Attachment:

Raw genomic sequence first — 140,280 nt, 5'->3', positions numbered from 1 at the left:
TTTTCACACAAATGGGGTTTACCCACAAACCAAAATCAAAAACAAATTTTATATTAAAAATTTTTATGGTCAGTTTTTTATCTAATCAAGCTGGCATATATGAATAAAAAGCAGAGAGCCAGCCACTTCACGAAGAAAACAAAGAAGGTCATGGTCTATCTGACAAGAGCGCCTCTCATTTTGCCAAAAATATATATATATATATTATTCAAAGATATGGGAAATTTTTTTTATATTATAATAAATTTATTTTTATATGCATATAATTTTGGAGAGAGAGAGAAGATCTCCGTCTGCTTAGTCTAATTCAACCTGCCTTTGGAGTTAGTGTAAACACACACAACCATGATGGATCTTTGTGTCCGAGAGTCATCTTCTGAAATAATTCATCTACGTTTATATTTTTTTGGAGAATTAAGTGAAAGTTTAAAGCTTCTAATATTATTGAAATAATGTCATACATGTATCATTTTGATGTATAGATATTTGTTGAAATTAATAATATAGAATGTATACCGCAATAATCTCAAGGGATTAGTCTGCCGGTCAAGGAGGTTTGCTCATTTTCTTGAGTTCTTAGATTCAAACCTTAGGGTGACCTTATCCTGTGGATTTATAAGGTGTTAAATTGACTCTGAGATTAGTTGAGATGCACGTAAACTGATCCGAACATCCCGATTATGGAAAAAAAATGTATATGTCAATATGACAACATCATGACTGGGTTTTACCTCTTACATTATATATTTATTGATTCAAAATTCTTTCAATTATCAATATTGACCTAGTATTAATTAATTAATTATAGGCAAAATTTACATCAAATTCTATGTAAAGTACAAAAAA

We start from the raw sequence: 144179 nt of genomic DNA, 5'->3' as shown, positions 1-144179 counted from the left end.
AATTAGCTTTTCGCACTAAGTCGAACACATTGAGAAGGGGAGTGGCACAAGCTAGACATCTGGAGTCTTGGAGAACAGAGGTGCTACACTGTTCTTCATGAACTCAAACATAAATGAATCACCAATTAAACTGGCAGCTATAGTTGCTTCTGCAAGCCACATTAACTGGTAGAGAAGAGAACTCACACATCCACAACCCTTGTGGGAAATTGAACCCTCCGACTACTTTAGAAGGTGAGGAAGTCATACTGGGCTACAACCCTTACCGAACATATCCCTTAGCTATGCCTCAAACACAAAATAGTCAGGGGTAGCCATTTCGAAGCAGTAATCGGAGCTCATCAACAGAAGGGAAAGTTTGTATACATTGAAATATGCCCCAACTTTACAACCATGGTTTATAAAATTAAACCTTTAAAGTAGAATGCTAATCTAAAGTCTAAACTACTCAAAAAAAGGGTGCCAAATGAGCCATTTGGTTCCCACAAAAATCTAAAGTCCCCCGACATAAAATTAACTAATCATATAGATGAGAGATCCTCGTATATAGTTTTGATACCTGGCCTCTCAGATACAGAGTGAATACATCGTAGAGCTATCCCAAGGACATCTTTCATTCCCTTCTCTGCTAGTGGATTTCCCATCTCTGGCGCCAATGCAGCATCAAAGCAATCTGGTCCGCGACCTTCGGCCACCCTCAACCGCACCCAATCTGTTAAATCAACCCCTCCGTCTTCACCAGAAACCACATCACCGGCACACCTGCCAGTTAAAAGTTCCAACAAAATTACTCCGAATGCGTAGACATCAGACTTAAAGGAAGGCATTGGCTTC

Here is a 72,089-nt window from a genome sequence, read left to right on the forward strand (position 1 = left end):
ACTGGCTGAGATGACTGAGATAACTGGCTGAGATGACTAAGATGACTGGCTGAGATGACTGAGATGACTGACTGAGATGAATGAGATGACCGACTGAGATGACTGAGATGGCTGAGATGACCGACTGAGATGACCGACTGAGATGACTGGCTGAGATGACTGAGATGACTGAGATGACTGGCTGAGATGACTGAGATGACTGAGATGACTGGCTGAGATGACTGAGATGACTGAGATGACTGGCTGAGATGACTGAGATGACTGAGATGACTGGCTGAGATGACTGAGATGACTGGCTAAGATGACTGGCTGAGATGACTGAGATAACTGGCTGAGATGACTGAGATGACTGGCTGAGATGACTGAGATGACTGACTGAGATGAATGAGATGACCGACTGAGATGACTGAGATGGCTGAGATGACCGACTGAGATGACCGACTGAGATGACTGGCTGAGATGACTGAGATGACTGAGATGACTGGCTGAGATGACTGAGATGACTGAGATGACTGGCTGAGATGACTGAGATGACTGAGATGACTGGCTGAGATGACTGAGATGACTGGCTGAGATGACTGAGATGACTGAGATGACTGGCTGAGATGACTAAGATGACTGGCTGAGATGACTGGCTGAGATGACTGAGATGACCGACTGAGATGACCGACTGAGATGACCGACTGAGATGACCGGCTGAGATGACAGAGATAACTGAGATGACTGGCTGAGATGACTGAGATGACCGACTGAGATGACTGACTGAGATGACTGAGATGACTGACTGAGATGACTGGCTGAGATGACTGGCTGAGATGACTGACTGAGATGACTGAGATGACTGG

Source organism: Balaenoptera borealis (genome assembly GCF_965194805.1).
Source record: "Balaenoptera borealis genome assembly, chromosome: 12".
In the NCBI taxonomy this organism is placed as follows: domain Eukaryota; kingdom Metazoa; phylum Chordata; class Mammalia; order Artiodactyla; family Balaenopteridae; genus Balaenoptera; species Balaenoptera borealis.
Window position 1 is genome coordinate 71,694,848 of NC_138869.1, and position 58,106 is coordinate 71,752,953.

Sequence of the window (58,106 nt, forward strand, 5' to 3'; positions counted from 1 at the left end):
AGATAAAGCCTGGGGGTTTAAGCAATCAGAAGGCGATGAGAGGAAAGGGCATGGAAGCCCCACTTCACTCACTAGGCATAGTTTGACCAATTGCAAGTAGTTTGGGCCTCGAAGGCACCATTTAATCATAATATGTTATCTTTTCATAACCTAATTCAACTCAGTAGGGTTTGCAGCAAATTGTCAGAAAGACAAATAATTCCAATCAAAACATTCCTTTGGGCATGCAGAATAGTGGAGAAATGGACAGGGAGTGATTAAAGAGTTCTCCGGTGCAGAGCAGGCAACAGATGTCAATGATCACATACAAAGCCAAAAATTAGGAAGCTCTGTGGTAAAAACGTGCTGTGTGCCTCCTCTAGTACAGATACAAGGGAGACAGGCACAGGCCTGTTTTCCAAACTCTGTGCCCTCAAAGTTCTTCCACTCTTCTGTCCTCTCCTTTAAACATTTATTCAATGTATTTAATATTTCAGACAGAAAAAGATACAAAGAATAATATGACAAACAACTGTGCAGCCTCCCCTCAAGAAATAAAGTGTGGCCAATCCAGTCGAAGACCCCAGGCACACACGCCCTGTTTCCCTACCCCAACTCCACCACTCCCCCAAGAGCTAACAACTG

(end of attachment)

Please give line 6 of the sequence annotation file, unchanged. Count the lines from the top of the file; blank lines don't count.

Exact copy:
ACTGGCTGAGATGACTGAGATAACTGGCTGAGATGACTAAGATGACTGGCTGAGATGACTGAGATGACTGACTGAGATGAATGAGATGACCGACTGAGATGACTGAGATGGCTGAGATGACCGACTGAGATGACCGACTGAGATGACTGGCTGAGATGACTGAGATGACTGAGATGACTGGCTGAGATGACTGAGATGACTGAGATGACTGGCTGAGATGACTGAGATGACTGAGATGACTGGCTGAGATGACTGAGATGACTGAGATGACTGGCTGAGATGACTGAGATGACTGGCTAAGATGACTGGCTGAGATGACTGAGATAACTGGCTGAGATGACTGAGATGACTGGCTGAGATGACTGAGATGACTGACTGAGATGAATGAGATGACCGACTGAGATGACTGAGATGGCTGAGATGACCGACTGAGATGACCGACTGAGATGACTGGCTGAGATGACTGAGATGACTGAGATGACTGGCTGAGATGACTGAGATGACTGAGATGACTGGCTGAGATGACTGAGATGACTGAGATGACTGGCTGAGATGACTGAGATGACTGGCTGAGATGACTGAGATGACTGAGATGACTGGCTGAGATGACTAAGATGACTGGCTGAGATGACTGGCTGAGATGACTGAGATGACCGACTGAGATGACCGACTGAGATGACCGACTGAGATGACCGGCTGAGATGACAGAGATAACTGAGATGACTGGCTGAGATGACTGAGATGACCGACTGAGATGACTGACTGAGATGACTGAGATGACTGACTGAGATGACTGGCTGAGATGACTGGCTGAGATGACTGACTGAGATGACTGAGATGACTGG